Russia didn’t do a para drop instead it was an airborne assault in which troops were taken to Hostomel by helicopter rather than jumping off a plane

Donaldson
Donaldson (@guest_818254)
2 days ago
Reply to  Concerned

They had planned to fly 18 II-76s from Belerus airspace as soon as Hostomel was secured by the initial helo air assault, This failed and they turned around RTB

Concerned
Concerned (@guest_818278)
2 days ago
Reply to  Donaldson

Yep that was to bring heavier equipment in

Dern
Dern (@guest_818025)
3 days ago
Reply to  FormerUSAF

Pretty much under the same conditions that the US 82nd would conduct an actual Parachute jump: When enemy Air defence is suppressed, we have air superiority, and the ability for land forces to catch up with them is assured.

So in very few cases all things considered.

A-400 is capable of deploying parachute drops, Britain, France and Germany all use them as their primary platform now I think.

Steve
Steve (@guest_818121)
3 days ago
Reply to  Dern

I can it being more used for a reinforcement/ supply purposes. Dropping in artillery pieces and ammo/rations, but even that would be dangeous as the a400m is prettt slow.

A mass troop drop would only really be used in advance of the enemy, so at the start of the conflict when there is a need to get defensive lines set fast, or when reinforcing existing lines ahead of an enemy attack.

With manads being common, a drop on or near an enemy position would also be dangerous as you risk not only the plane but all the troops and gear.

Dern
Dern (@guest_818132)
3 days ago
Reply to  Steve

Same issues with supply and reinforcement. You need to fly low (but not too low) and slow to drop anything by Parachute. It’s not an issue with the A400 it’s a basic fact of dropping anything by parachute. A2/AD needs to be suppressed before you can even think about it, even behind your own lines.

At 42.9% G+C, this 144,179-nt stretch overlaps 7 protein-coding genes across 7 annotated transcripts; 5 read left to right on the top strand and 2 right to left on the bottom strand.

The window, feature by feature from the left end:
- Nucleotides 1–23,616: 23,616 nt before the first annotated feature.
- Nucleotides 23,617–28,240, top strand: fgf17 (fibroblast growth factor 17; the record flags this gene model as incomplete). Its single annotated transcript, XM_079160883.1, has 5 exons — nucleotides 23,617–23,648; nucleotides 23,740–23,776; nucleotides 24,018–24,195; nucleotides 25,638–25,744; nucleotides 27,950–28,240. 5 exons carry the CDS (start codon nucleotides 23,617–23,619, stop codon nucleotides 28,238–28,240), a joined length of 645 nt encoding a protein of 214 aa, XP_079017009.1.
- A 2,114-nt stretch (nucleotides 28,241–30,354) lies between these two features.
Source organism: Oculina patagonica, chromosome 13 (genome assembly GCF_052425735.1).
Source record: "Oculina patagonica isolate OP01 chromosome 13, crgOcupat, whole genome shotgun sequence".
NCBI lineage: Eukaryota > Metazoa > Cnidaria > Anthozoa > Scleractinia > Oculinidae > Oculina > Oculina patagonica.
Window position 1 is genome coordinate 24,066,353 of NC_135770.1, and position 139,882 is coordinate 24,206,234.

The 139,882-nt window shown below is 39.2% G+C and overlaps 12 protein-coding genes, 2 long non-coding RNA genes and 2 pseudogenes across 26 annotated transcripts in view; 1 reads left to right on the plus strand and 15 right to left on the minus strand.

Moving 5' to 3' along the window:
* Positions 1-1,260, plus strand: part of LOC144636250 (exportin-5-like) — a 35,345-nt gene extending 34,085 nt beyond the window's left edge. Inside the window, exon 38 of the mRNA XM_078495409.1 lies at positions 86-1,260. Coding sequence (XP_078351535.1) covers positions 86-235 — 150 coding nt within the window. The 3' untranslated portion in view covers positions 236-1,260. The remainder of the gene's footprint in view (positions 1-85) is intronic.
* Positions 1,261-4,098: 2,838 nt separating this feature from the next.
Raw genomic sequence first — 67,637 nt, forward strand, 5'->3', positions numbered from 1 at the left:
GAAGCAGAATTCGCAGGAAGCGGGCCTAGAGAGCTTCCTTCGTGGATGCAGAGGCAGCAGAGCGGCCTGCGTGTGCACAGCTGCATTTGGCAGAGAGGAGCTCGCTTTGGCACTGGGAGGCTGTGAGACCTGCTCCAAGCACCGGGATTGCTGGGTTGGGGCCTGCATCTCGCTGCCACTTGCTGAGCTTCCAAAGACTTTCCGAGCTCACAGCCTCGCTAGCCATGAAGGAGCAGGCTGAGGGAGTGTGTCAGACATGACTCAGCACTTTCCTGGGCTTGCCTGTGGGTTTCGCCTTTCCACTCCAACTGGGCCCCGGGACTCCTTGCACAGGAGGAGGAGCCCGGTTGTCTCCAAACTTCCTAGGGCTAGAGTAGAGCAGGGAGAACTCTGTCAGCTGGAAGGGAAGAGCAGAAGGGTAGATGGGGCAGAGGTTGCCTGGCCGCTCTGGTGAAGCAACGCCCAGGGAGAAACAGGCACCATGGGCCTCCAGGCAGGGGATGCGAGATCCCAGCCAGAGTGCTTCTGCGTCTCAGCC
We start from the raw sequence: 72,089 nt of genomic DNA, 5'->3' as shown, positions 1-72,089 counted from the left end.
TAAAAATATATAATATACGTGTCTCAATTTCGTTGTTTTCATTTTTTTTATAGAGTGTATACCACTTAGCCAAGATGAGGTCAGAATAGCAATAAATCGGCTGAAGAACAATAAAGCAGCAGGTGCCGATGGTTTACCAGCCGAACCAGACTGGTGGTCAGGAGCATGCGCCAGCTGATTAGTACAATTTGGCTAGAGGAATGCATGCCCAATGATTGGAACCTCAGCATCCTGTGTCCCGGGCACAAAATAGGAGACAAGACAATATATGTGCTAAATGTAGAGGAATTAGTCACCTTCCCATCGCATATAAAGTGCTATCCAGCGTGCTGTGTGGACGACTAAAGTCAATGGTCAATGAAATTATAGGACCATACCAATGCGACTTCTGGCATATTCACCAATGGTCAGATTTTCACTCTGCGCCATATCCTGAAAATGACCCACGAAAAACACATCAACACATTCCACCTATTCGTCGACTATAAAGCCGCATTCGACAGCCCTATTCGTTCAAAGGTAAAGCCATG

Steve
Steve (@guest_818134)
3 days ago
Reply to  Dern

In a modern battlefield, against a peer or near peer, your never going to fully suppress them, it’s unrealistic. You can control the air itself but can’t fully take out ground based air defences.

Dern
Dern (@guest_818141)
3 days ago
Reply to  Steve

Sure you can. Look at the coalition on Iraq (and yes Iraq was considered a peer adversary at the time). Fast air flying with HARM style missiles means as soon as any radar for a SAM site starts up you shut it down. It most definitely can be done, it’s just not easy, and most probably would require the USAF (or a hypothetical centrally organised EUAF) to accomplish.

Steve
Steve (@guest_818148)
2 days ago
Reply to  Dern

Iraq was never considered a peer. Its equipment was 20-30 years out dated and not properly maintained after the collapse of the soviet Union. Also that was 30 years ago.

Harm missiles etc are only good against semi static radars, almost zero use against a manpad. Manpad aren’t great against fighters flying high and fast but a transport plane doing a drop has neither advantage.

Dern
Dern (@guest_818150)
2 days ago
Reply to  Steve

Yeah sure, the 4th largest army in the world wasn’t considered a peer, I suggest you go back to the Gulf War and check, and yes it was 30 years ago, but the principle still remains.

News flash: Stinger entered service in the 1960’s. So the fact that we managed to suppress them in the both gulf wars is actually very relevant.

Steve
Steve (@guest_818151)
2 days ago
Reply to  Dern

A big army doesn’t make it a peer. Also iraq only had a very small supply of stingers which were supplied to it a decade earlier during its war with Iran. World has changed a lot since then.

Graham Moore
Graham Moore (@guest_818654)
1 day ago
Reply to  Steve

Steve, how would you define a peer opponent then?

Steve
Steve (@guest_818669)
1 day ago
Reply to  Graham Moore

Someone that matches you from a military level taking account firepower, training and tech. Iraq was never a match for the US in any of them and for sure not a match for the combined allied forces.

If it was purely the UK vs Iraq then yes, but it wasn’t.

Steve
Steve (@guest_818672)
1 day ago
Reply to  Steve

Iraq matched the allies in a raw numbers perspective but its gear was massively outdated and its forces were poorly trained outside a few core units.

Tech wise the US was decades in front, even just sat nav made a huge difference.